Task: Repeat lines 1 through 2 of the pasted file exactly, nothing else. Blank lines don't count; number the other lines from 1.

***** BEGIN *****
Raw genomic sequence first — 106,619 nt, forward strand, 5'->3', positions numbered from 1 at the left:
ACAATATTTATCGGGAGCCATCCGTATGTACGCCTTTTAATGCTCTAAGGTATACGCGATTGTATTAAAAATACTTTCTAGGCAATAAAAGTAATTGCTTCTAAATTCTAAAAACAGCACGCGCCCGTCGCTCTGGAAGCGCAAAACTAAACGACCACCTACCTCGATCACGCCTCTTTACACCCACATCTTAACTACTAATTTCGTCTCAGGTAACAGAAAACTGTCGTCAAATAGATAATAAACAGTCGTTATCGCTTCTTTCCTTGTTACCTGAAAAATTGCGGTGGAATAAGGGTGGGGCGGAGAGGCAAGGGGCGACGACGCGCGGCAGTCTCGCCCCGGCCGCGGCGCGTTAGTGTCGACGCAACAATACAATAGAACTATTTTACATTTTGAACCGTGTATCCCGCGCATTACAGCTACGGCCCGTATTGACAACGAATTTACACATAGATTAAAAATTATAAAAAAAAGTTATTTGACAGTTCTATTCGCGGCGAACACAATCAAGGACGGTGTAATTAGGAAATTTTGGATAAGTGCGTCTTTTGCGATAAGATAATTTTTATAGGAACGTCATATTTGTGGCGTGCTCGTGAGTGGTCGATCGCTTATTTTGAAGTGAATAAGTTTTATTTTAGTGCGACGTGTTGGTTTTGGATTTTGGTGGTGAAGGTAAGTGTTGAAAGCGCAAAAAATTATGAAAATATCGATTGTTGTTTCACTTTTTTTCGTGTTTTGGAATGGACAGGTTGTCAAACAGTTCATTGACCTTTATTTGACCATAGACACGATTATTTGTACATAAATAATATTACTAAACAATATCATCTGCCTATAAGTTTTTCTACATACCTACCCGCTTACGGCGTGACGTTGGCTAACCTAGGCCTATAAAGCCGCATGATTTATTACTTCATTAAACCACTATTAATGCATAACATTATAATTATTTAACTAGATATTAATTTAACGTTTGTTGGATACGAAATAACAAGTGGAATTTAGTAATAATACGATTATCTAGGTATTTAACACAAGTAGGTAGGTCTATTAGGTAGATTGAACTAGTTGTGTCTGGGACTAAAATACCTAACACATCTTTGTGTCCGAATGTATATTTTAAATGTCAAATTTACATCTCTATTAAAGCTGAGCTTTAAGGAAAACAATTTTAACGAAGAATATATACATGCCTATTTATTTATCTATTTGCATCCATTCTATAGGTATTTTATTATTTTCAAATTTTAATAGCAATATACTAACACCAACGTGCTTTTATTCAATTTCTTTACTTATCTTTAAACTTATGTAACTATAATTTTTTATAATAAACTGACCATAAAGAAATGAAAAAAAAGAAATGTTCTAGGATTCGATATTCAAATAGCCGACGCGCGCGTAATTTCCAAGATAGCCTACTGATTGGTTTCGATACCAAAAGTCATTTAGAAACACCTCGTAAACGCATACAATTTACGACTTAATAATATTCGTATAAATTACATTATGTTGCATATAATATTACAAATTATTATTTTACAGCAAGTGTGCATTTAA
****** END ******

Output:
Raw genomic sequence first — 106,619 nt, forward strand, 5'->3', positions numbered from 1 at the left:
ACAATATTTATCGGGAGCCATCCGTATGTACGCCTTTTAATGCTCTAAGGTATACGCGATTGTATTAAAAATACTTTCTAGGCAATAAAAGTAATTGCTTCTAAATTCTAAAAACAGCACGCGCCCGTCGCTCTGGAAGCGCAAAACTAAACGACCACCTACCTCGATCACGCCTCTTTACACCCACATCTTAACTACTAATTTCGTCTCAGGTAACAGAAAACTGTCGTCAAATAGATAATAAACAGTCGTTATCGCTTCTTTCCTTGTTACCTGAAAAATTGCGGTGGAATAAGGGTGGGGCGGAGAGGCAAGGGGCGACGACGCGCGGCAGTCTCGCCCCGGCCGCGGCGCGTTAGTGTCGACGCAACAATACAATAGAACTATTTTACATTTTGAACCGTGTATCCCGCGCATTACAGCTACGGCCCGTATTGACAACGAATTTACACATAGATTAAAAATTATAAAAAAAAGTTATTTGACAGTTCTATTCGCGGCGAACACAATCAAGGACGGTGTAATTAGGAAATTTTGGATAAGTGCGTCTTTTGCGATAAGATAATTTTTATAGGAACGTCATATTTGTGGCGTGCTCGTGAGTGGTCGATCGCTTATTTTGAAGTGAATAAGTTTTATTTTAGTGCGACGTGTTGGTTTTGGATTTTGGTGGTGAAGGTAAGTGTTGAAAGCGCAAAAAATTATGAAAATATCGATTGTTGTTTCACTTTTTTTCGTGTTTTGGAATGGACAGGTTGTCAAACAGTTCATTGACCTTTATTTGACCATAGACACGATTATTTGTACATAAATAATATTACTAAACAATATCATCTGCCTATAAGTTTTTCTACATACCTACCCGCTTACGGCGTGACGTTGGCTAACCTAGGCCTATAAAGCCGCATGATTTATTACTTCATTAAACCACTATTAATGCATAACATTATAATTATTTAACTAGATATTAATTTAACGTTTGTTGGATACGAAATAACAAGTGGAATTTAGTAATAATACGATTATCTAGGTATTTAACACAAGTAGGTAGGTCTATTAGGTAGATTGAACTAGTTGTGTCTGGGACTAAAATACCTAACACATCTTTGTGTCCGAATGTATATTTTAAATGTCAAATTTACATCTCTATTAAAGCTGAGCTTTAAGGAAAACAATTTTAACGAAGAATATATACATGCCTATTTATTTATCTATTTGCATCCATTCTATAGGTATTTTATTATTTTCAAATTTTAATAGCAATATACTAACACCAACGTGCTTTTATTCAATTTCTTTACTTATCTTTAAACTTATGTAACTATAATTTTTTATAATAAACTGACCATAAAGAAATGAAAAAAAAGAAATGTTCTAGGATTCGATATTCAAATAGCCGACGCGCGCGTAATTTCCAAGATAGCCTACTGATTGGTTTCGATACCAAAAGTCATTTAGAAACACCTCGTAAACGCATACAATTTACGACTTAATAATATTCGTATAAATTACATTATGTTGCATATAATATTACAAATTATTATTTTACAGCAAGTGTGCATTTAA